511. Simple Virus-free Technology Video Manual for Passion Fruit
The introduction of tropical fruit tree varieties and technologies in response to global warming and other factors has the potential to make a significant contribution to future agricultural development and diversification of food and nutrition sources not only in tropical and subtropical countries but also in Japan. The JIRCAS Tropical Tropical Agriculture Research Front (TARF) located on Ishigaki Island is taking advantage of the climatic and geographical conditions to conserve and evaluate genetic resources of tropical crops, develop breeding materials, and develop varieties and cultivation techniques for the Nansei Islands.
In the Tropical crop genetic resources project under the Information Program, we are mainly conducting research on the utilization of genetic resources of mango and passion fruit for the subject of tropical fruits. Passion fruit accounts for the third largest amount of tropical fruit production in Japan, after pineapple and mango. As a measure against the continuous global warming, demand is also expected to increase and further expansion of domestic production is anticipated. Although passion fruit is a tropical fruit tree, it is susceptible to extremely high temperatures during the flowering and fruiting periods, and in recent years damage caused by virus diseases has been increasing.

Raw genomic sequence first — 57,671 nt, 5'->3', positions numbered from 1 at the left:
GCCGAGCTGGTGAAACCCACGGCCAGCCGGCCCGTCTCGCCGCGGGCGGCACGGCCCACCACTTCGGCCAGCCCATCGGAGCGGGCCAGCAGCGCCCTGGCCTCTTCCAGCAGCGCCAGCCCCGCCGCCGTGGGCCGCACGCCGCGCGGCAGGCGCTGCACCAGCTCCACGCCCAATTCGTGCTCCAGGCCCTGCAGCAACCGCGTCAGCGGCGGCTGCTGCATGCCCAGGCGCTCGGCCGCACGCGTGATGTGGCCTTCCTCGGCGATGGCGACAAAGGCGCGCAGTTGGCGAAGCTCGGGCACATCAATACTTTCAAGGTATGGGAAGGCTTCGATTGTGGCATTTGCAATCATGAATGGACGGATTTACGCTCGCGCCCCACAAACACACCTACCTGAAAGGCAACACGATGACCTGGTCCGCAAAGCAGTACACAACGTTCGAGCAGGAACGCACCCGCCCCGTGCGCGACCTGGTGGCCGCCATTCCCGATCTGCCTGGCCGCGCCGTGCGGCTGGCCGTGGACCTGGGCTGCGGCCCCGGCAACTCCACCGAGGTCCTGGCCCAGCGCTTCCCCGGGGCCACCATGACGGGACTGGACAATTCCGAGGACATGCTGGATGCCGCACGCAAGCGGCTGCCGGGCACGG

Today, we would like to introduce the virus-free technology, which is one of the High-impact research of JIRCAS Research Highlights in FY2021, for domestic passion fruit growers and seedling producers as the beneficiaries.
Passion fruit is mainly propagated vegetatively through cuttings, and is therefore prone to the spread of virus infection. In some cases, it has been difficult to secure healthy stock (mother tree) for propagation because the infection has already spread if symptoms of the virus are unrecognizable. The shoot-tip tissue culture method was used for virus-free propagation from infected individuals, but it has not been put to practical use because it is time-consuming and labor intensive.
The simple micrografting (shoot-tip grafting) method developed this time is practical and easy to introduce to the field because it does not require aseptic manipulation or special facilities. Technical training sessions have already been held in Kagoshima and Okinawa prefectures, which are major production areas in Japan (both prefectures account for approximately 84% of the domestic production).
An implementation manual and explanatory video have now been released. Please click on the link below.
Explanatory video: https://youtu.be/sQ26IFv2Sl0
It is our great pleasure to introduce and disseminate the technology to passion fruit growing regions.
Contributor: YAMANAKA Shinsuke (Tropical Agriculture Research Front)
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